Community service has always been a priority on my to-do list, and was a big reason we wanted to return to a smaller town. We wanted to be a part of our community, to be involved in its residents, programs, churches and causes. We wanted our children to learn the importance of service, and to have those experiences that would guide them into a service-filled life. One way my daughter has plugged into our community is through Girl Scouts-a great organization that teaches high civic morals and leadership.
This weekend, our Girl Scout troop cooked dinner for the Ronald McDonald House in Fort Worth, the “home away from home” for families of hospitalized children. Through volunteers, the house provides meals for its inhabitants, free of charge. The meal is served at dinner time, then leftovers are labeled and put back in a community refrigerator for those stragglers that come back very late from the hospital. There is an overwhelming sense of family in that house, of understanding, and of cooperation. I can tell you from experience that when you spend hour after hour, day after day, and week after week attending to sick loved ones, the job wears on your spirit and health. This house provides a sense of togetherness and support so intense I think even our girls could feel it. I also know that when you are in the trenches caring for a sick family member, food and dinner are easily forgotten. Things like cafeteria hours or vending machine change seem to be on the bottom of the list. These meals are a gift to those families in more ways than just nourishment.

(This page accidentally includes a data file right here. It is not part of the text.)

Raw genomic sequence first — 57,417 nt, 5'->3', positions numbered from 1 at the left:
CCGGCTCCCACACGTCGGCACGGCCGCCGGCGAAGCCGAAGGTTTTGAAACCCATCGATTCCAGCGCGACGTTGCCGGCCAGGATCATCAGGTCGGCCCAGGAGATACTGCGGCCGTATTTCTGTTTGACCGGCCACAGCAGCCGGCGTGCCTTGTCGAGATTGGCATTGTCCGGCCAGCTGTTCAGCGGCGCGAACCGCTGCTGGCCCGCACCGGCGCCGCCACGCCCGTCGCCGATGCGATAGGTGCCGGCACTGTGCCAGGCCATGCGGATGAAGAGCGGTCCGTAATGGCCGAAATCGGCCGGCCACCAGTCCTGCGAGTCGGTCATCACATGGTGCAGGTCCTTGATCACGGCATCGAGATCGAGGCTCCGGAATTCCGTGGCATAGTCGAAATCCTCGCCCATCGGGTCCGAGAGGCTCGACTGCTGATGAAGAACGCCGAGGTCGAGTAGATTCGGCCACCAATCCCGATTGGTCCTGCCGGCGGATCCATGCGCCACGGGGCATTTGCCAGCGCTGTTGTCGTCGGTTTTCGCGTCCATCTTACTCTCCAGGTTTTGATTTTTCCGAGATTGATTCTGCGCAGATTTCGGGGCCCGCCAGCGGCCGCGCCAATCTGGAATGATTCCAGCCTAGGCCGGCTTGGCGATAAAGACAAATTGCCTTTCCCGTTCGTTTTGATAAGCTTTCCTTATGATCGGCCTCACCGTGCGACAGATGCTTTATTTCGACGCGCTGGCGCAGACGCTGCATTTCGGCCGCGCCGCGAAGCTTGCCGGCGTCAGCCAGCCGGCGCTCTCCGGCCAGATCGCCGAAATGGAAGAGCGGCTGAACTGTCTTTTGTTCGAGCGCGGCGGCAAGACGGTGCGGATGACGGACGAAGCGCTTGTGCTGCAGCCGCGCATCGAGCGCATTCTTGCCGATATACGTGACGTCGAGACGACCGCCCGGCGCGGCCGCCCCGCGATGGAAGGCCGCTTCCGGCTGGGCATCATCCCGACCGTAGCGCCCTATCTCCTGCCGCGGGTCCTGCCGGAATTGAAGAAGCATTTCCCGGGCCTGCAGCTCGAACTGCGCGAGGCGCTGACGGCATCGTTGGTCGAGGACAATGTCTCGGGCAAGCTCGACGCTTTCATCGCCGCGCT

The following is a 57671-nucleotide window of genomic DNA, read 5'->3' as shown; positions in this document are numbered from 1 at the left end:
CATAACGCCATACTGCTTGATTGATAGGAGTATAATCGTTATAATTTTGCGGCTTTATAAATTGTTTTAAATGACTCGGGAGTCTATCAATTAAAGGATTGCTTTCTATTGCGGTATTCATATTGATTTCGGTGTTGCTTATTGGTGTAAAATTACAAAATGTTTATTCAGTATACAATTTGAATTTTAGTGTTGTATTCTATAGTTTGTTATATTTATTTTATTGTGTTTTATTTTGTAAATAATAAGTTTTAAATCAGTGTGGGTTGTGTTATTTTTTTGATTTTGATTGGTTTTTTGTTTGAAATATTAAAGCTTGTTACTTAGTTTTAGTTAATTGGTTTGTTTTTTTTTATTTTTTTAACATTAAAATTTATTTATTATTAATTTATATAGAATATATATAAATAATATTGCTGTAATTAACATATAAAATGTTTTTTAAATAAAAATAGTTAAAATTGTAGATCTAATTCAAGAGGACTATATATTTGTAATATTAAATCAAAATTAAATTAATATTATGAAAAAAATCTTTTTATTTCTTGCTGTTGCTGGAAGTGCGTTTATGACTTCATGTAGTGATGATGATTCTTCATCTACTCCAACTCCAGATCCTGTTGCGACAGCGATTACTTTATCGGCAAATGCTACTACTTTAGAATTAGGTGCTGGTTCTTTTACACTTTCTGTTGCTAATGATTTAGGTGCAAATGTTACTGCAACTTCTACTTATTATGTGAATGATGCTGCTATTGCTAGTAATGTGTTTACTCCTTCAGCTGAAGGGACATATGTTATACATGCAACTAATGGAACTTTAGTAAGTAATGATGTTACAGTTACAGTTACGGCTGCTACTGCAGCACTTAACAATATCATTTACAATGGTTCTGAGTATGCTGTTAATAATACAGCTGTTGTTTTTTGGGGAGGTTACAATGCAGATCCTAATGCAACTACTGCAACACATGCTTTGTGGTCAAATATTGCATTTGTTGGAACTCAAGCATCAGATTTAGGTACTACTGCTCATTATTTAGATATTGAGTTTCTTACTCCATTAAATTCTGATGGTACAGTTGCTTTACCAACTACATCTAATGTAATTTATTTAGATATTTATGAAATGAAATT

Our girls worked diligently de-boning chickens, assembling casseroles, cleaning recyclables, and scrubbing dishes. They even wiped down the door handles and chairs as we left. I was surprised by the intensity of their work, and even more so by their conversation during that work. There were a few moments we had to remind them of our objective, and that we were all on the same “team,” but for the most part, they did a fantastic job. On our way out, the manager spoke to our troop, explaining more about how the house worked, and how our service made a difference to the residents. The girls asked a few questions, and came away with the knowledge that their efforts made someone else’s life a little easier for just a moment. I also heard them count a blessing or two, noting their own health and the health of their families. I feel like they really “got” the essence of community service, and how the impact of one can affect the many-something I can say, but an experience like this shows.